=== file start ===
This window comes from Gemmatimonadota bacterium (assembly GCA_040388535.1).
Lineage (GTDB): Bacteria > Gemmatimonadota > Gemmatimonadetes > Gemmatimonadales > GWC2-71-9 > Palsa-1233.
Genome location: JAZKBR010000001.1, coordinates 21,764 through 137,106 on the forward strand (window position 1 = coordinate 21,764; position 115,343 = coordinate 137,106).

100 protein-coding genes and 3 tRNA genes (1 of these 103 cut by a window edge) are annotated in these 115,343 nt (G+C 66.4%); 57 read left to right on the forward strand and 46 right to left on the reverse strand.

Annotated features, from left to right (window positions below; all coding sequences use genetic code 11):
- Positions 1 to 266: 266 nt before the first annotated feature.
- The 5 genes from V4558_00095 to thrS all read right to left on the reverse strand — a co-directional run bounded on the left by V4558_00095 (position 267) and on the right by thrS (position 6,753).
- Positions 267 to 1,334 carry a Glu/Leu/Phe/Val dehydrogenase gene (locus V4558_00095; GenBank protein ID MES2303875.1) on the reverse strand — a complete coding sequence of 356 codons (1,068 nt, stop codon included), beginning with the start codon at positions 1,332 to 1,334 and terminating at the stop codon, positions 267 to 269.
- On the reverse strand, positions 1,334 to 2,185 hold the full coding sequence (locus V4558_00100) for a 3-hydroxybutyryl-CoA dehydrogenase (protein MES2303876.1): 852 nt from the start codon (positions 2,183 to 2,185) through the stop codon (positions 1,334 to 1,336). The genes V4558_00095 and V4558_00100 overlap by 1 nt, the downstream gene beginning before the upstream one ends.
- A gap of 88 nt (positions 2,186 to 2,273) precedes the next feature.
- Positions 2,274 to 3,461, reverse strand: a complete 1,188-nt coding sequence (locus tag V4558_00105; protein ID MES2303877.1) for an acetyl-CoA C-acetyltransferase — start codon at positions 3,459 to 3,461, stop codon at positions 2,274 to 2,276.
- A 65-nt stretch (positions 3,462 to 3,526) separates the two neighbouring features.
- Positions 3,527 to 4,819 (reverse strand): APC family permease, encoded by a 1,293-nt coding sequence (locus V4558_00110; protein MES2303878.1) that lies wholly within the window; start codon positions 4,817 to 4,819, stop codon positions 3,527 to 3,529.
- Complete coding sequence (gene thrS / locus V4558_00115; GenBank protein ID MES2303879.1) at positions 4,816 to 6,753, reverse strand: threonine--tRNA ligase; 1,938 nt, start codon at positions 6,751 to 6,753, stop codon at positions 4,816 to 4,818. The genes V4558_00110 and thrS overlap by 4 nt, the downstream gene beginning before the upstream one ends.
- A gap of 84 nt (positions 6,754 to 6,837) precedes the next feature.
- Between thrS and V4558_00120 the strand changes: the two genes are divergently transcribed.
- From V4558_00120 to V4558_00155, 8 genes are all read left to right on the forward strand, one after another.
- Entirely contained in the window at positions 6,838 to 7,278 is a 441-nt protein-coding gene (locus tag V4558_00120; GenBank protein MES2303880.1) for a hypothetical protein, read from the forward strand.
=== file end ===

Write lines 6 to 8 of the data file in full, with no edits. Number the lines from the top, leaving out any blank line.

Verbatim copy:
- Positions 1 to 266: 266 nt before the first annotated feature.
- The 5 genes from V4558_00095 to thrS all read right to left on the reverse strand — a co-directional run bounded on the left by V4558_00095 (position 267) and on the right by thrS (position 6,753).
- Positions 267 to 1,334 carry a Glu/Leu/Phe/Val dehydrogenase gene (locus V4558_00095; GenBank protein ID MES2303875.1) on the reverse strand — a complete coding sequence of 356 codons (1,068 nt, stop codon included), beginning with the start codon at positions 1,332 to 1,334 and terminating at the stop codon, positions 267 to 269.